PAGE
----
In this issue of Blood, Chauvet et al reported the largest study to date of the treatment outcomes in patients with monoclonal gammopathy–associated C3 glomerulopathy (C3G). Renal outcomes were found to be dependent on hematological response for the first time in this disease. The data presented here could be used to help design future studies and trials.1
C3G is a rare group of kidney diseases characterized by predominate C3 deposits with little immunoglobulin deposition in the kidney.2 Two diseases are represented in this group: C3 glomerulonephritis (C3GN) and dense deposit disease (DDD), which can be distinguished by their ultrastructural characteristics on electron microscopy. These patients present with proteinuria, often in the nephrotic range, and renal impairment, which can be severe. Approximately half of the patients present with low C3 but normal C4, consistent with activation of the alternative pathway. In fact, in children and young adults, the majority of cases are due to dysregulation of the complement system resulting from mutations in one of the complement regulatory proteins. Infection preceding the kidney disease has also been identified in many patients.
Recently, it has been noted that a significant number of adults (≥50 years of age) with C3G also have a monoclonal gammopathy (MG). One study from the Mayo Clinic found 31% of patients with C3GN had an MG.3 Bone marrow biopsy revealed a diagnosis of monoclonal gammopathy of undetermined significance (MGUS) in 90% of these patients, whereas 10% were diagnosed with low-grade chronic lymphocytic leukemia (CLL). The age of patients with MG was significant higher than that of the patients without (54 vs 31 years, respectively). Another study of patients with DDD from the same institution found 71.4% of the patients >49 years of age had an MG.4 All had MGUS at the time of diagnosis, but one patient progressed to MM at 120 months of follow-up. These results are similar to those from the University of Utah, which found 83% of the patients with C3G over the age of 49, had an MG.5 In this cohort, 40% had multiple myeloma (MM) or smoldering MM, 40% had monoclonal gammopathy of renal significance (MGRS), and 10% had polyclonal plasmacytosis.
The relationship between the MG and the complement system remains poorly understood in C3G. No significant monoclonal immunoglobulin deposition is found in C3GN, even by mass spectrometry.3 Although C3 nephritic factor (C3nef) has been identified in some patients, <20% of patients in larger series have a C3nef.3,6,7 Disease-causing mutations are typically absent, but a minority of patients (10%-20%) carry the risk allele H402 (and rarely Y402) for factor H.3,4,6 Conversely, the high prevalence of MG in these patients makes it unlikely that the association is a mere coincidence.6 It is because of this that the monoclonal gammopathy in C3G with MG is considered an MGRS rather than an MGUS.8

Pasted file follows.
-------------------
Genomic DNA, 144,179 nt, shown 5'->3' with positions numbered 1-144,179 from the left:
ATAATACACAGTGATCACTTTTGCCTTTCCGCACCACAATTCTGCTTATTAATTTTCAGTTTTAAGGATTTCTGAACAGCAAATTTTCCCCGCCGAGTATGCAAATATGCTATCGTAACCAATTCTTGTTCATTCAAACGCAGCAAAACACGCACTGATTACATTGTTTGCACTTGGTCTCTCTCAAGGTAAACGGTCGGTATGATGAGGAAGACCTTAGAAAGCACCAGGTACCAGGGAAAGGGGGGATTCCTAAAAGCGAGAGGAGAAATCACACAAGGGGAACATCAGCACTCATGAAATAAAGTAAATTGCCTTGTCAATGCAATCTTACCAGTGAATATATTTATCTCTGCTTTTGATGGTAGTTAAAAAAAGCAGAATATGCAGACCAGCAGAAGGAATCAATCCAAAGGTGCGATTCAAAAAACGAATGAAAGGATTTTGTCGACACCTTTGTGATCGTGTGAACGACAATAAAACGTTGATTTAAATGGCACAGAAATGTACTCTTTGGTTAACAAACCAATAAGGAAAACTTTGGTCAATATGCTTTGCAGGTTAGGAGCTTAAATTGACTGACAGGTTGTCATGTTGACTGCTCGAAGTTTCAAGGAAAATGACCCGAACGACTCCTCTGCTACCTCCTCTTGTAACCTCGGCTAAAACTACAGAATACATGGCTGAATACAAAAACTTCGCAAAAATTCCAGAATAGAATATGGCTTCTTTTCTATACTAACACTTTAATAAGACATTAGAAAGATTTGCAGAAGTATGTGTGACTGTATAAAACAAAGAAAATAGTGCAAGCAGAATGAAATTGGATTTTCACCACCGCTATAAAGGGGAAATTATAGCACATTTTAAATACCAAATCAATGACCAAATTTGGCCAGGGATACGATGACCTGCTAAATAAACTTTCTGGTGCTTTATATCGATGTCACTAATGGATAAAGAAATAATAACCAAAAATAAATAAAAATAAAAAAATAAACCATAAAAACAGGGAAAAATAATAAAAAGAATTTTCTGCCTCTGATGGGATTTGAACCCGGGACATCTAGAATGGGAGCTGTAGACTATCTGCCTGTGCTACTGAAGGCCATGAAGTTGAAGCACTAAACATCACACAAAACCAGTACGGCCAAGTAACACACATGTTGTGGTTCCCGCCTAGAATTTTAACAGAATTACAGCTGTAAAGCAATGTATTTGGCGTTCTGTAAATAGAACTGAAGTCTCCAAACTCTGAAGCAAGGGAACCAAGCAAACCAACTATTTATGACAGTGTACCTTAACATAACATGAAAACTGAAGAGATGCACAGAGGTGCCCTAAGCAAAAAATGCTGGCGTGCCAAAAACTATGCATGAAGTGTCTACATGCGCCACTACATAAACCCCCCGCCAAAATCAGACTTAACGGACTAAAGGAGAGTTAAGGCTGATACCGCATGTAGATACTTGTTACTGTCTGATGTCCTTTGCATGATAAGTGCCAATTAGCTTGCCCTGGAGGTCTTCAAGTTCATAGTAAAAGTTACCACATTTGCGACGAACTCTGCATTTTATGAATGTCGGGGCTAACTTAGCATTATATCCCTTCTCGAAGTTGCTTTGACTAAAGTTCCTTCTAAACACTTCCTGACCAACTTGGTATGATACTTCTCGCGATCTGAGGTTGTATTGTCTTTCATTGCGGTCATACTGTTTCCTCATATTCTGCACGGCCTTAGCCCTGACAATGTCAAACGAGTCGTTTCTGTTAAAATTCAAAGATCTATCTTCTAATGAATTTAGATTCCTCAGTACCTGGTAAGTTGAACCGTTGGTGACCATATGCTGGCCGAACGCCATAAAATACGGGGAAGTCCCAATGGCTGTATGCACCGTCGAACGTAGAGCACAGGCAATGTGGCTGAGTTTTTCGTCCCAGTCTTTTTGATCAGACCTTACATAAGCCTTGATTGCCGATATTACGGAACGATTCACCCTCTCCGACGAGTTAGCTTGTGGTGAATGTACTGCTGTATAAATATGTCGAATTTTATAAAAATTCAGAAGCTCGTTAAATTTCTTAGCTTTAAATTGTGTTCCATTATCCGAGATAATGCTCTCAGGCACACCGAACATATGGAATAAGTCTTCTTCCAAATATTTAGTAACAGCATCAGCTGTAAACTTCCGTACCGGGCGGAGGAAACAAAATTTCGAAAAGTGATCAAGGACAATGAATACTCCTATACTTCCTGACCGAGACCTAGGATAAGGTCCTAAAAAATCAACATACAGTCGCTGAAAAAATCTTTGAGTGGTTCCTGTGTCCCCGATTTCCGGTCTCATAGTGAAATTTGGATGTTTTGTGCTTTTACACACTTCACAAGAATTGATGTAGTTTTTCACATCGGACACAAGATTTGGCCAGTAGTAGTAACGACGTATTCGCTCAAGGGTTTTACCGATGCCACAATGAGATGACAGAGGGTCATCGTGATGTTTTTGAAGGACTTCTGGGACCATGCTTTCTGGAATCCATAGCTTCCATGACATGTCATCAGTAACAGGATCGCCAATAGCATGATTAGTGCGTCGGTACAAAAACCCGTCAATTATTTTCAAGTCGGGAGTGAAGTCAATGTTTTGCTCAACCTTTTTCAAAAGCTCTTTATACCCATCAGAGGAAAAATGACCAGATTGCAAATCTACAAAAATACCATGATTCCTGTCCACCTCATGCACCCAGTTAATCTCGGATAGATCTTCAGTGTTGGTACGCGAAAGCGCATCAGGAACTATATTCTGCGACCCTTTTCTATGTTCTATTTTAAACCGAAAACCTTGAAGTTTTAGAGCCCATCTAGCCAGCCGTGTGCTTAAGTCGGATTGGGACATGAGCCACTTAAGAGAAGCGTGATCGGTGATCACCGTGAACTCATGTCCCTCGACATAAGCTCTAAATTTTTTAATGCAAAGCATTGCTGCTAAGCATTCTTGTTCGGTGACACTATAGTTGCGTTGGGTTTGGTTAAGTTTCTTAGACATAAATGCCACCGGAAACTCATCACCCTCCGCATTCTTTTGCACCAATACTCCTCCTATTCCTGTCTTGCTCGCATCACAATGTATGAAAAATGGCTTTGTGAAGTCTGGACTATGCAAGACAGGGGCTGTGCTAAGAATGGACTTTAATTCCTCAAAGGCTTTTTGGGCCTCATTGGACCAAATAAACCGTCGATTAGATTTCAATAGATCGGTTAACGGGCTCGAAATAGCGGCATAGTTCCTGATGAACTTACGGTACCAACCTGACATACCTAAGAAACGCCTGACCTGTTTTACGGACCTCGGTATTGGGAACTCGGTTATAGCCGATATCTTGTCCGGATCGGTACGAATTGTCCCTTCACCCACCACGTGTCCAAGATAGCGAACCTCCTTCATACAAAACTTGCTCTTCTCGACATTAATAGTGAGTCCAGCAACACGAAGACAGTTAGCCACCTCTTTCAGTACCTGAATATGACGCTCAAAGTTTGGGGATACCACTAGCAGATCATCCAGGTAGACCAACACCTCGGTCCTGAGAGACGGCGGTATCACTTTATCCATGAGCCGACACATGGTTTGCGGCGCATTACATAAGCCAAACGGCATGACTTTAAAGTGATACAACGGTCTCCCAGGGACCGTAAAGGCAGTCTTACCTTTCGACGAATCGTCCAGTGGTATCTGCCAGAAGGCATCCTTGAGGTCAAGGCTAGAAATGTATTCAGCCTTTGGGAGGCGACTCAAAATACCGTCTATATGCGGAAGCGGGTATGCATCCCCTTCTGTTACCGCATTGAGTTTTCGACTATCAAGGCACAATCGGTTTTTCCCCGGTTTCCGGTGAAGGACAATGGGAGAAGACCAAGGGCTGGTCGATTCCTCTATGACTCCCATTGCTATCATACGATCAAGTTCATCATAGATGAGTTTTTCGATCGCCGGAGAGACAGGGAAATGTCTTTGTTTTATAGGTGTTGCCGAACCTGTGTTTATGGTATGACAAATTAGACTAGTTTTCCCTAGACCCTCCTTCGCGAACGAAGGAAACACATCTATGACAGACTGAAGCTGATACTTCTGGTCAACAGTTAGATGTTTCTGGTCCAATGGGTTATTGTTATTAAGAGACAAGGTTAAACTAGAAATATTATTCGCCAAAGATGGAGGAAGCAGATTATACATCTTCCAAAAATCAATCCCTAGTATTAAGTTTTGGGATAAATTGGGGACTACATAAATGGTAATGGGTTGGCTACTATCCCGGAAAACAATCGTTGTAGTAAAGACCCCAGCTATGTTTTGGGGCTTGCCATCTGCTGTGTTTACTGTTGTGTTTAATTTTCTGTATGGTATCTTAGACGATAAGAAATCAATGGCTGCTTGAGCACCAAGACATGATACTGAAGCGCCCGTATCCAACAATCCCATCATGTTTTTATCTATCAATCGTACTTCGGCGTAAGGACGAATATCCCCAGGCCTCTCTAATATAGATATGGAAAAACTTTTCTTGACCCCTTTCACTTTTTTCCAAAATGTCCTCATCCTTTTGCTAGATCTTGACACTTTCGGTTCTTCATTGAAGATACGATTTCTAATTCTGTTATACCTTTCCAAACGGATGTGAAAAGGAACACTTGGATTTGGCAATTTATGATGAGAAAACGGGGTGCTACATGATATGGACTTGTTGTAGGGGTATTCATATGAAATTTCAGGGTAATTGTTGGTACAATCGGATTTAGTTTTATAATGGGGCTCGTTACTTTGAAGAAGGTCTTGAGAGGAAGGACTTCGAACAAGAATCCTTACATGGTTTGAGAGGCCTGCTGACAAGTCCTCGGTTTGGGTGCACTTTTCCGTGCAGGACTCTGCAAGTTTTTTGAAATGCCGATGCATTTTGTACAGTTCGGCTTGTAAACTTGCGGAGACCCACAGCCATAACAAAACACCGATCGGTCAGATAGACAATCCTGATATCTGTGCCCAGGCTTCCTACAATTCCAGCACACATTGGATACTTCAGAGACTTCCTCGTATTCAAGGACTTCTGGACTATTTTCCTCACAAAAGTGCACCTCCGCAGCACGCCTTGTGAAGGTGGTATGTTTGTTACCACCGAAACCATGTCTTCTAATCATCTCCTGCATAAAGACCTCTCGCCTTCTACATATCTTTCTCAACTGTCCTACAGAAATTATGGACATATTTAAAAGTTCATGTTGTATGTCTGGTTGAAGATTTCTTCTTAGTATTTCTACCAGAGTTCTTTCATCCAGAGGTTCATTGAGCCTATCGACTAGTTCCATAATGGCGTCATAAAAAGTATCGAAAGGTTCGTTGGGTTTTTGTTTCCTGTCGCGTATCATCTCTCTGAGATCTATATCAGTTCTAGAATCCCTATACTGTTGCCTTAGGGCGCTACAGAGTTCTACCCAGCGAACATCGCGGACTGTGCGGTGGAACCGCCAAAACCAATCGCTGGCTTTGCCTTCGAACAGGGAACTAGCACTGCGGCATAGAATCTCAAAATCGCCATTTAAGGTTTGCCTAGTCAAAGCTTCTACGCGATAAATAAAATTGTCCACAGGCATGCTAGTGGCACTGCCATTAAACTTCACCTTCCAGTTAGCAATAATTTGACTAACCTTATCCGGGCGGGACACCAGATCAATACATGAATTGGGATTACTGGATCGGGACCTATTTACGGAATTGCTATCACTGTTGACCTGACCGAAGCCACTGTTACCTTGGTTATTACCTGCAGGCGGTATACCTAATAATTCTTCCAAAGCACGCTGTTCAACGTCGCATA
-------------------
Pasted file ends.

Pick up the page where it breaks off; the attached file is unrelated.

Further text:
Prognosis for these patients has been poor. End-stage renal disease (ESRD) or near ESRD is reported in 30% to 83% of patients. Among those who have not reached ESRD, many continue to have chronic kidney disease, with few ever achieving improvements in renal function.3-6 Recurrence is frequently reported in those who received a kidney transplant. The poor prognosis in part may be because of the inconsistent treatment these patients received. In one series, 40% were treated conservatively with renin-angiotensin system (RAS) inhibition.3 Only 20% received clone-directed therapy. In another series, only patients with MM received chemotherapy.5 The rest received RAS inhibition, and 1 patient received eculizumab. This is not uncommon in MGRS-associated renal diseases, where chemotherapy is avoided in patients who do not meet criteria for MM or malignant lymphoma.9
In this issue, Chavet et al reported the outcomes of 50 patients with C3G and MG treated after treatment. The patients were divided into groups based on the treatment received: clone-directed therapy (alkylator or bortezomib [or rituximab for CLL]), immunosuppressive therapy (corticosteroids, cyclophosphamide, rituximab, mycophenolate, and azathioprine), or RAS inhibition. In this study clone-directed therapy produced superior renal survival than immunosuppressive and RAS inhibition therapy. No differences in patient survival were noted, but this is not surprising, because an overwhelming majority of patients had a clone that would be classified as MGRS (MGUS, 60% and smoldering MM, 30%).9
What made this an important study was the incorporation of the International Myeloma Working Group criteria for MM for the assessment of hematological responses.1 The differences in hematological response helped explain why renal response was superior in patients treated with clone-directed therapy. Only 5% of patients treated with immunosuppressive or RAS inhibition therapy achieved a very good partial response (VGPR) or better vs 31% of patients treated with clone-directed therapy. In fact, 95% of the patients treated with immunosuppressive or RAS inhibition therapy had no hematological response (HR; P = .0002). The authors were also able to show renal function was only preserved in patients who achieved a VGPR or better, similar to other MGRS-associated kidney diseases (see figure). Interestingly, 83% of patients whose C3 normalized had an HR. In addition, 9 other patients with an HR had an improvement in C3 (that did not reach normalization), whereas no patient without an HR had an improvement in C3. These new data not only help guide treatment and design future studies but also provide further support that MG-associated C3G is truly an MGRS-related kidney disease.
Conflict-of-interest disclosure: Research support from Omeros Corporation has been provided to N.L.’s institution for the conduct of clinical trials on which N.L. serves as a principal investigator.